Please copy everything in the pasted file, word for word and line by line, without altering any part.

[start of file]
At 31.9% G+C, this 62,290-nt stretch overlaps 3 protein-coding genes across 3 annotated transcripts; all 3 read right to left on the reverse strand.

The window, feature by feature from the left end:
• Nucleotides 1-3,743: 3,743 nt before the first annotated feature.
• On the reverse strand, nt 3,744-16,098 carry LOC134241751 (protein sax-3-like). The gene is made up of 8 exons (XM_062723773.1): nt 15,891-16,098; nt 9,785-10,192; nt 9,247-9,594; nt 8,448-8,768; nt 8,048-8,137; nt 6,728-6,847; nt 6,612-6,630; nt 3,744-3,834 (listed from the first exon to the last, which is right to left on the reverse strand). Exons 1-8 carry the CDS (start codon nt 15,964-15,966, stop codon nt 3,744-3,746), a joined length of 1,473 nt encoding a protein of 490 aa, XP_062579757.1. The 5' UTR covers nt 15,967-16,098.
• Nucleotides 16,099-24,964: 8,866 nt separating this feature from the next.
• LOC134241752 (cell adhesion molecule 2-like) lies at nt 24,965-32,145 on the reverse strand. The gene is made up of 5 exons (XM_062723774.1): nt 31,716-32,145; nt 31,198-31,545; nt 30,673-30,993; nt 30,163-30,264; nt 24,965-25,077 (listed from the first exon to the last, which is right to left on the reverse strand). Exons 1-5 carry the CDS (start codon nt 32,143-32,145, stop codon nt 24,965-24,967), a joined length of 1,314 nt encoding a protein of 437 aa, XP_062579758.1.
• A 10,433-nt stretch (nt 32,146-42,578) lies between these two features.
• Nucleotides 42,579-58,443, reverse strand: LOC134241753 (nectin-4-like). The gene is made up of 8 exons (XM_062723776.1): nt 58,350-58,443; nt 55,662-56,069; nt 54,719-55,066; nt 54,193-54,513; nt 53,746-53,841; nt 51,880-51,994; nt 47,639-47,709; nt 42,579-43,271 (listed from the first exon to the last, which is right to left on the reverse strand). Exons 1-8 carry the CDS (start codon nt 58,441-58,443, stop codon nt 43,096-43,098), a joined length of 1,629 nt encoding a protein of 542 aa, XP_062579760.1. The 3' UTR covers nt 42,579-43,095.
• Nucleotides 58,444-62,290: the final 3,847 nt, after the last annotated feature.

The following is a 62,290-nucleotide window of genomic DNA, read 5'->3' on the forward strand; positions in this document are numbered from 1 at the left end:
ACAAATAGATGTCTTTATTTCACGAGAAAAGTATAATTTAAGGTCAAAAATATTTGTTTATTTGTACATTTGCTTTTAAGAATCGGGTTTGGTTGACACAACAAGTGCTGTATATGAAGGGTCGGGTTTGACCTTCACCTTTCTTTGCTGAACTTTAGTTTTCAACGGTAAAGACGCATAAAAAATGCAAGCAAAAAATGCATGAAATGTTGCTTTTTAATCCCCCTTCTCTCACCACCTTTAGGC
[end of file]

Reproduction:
At 31.9% G+C, this 62,290-nt stretch overlaps 3 protein-coding genes across 3 annotated transcripts; all 3 read right to left on the reverse strand.

The window, feature by feature from the left end:
• Nucleotides 1-3,743: 3,743 nt before the first annotated feature.
• On the reverse strand, nt 3,744-16,098 carry LOC134241751 (protein sax-3-like). The gene is made up of 8 exons (XM_062723773.1): nt 15,891-16,098; nt 9,785-10,192; nt 9,247-9,594; nt 8,448-8,768; nt 8,048-8,137; nt 6,728-6,847; nt 6,612-6,630; nt 3,744-3,834 (listed from the first exon to the last, which is right to left on the reverse strand). Exons 1-8 carry the CDS (start codon nt 15,964-15,966, stop codon nt 3,744-3,746), a joined length of 1,473 nt encoding a protein of 490 aa, XP_062579757.1. The 5' UTR covers nt 15,967-16,098.
• Nucleotides 16,099-24,964: 8,866 nt separating this feature from the next.
• LOC134241752 (cell adhesion molecule 2-like) lies at nt 24,965-32,145 on the reverse strand. The gene is made up of 5 exons (XM_062723774.1): nt 31,716-32,145; nt 31,198-31,545; nt 30,673-30,993; nt 30,163-30,264; nt 24,965-25,077 (listed from the first exon to the last, which is right to left on the reverse strand). Exons 1-5 carry the CDS (start codon nt 32,143-32,145, stop codon nt 24,965-24,967), a joined length of 1,314 nt encoding a protein of 437 aa, XP_062579758.1.
• A 10,433-nt stretch (nt 32,146-42,578) lies between these two features.
• Nucleotides 42,579-58,443, reverse strand: LOC134241753 (nectin-4-like). The gene is made up of 8 exons (XM_062723776.1): nt 58,350-58,443; nt 55,662-56,069; nt 54,719-55,066; nt 54,193-54,513; nt 53,746-53,841; nt 51,880-51,994; nt 47,639-47,709; nt 42,579-43,271 (listed from the first exon to the last, which is right to left on the reverse strand). Exons 1-8 carry the CDS (start codon nt 58,441-58,443, stop codon nt 43,096-43,098), a joined length of 1,629 nt encoding a protein of 542 aa, XP_062579760.1. The 3' UTR covers nt 42,579-43,095.
• Nucleotides 58,444-62,290: the final 3,847 nt, after the last annotated feature.

The following is a 62,290-nucleotide window of genomic DNA, read 5'->3' on the forward strand; positions in this document are numbered from 1 at the left end:
ACAAATAGATGTCTTTATTTCACGAGAAAAGTATAATTTAAGGTCAAAAATATTTGTTTATTTGTACATTTGCTTTTAAGAATCGGGTTTGGTTGACACAACAAGTGCTGTATATGAAGGGTCGGGTTTGACCTTCACCTTTCTTTGCTGAACTTTAGTTTTCAACGGTAAAGACGCATAAAAAATGCAAGCAAAAAATGCATGAAATGTTGCTTTTTAATCCCCCTTCTCTCACCACCTTTAGGC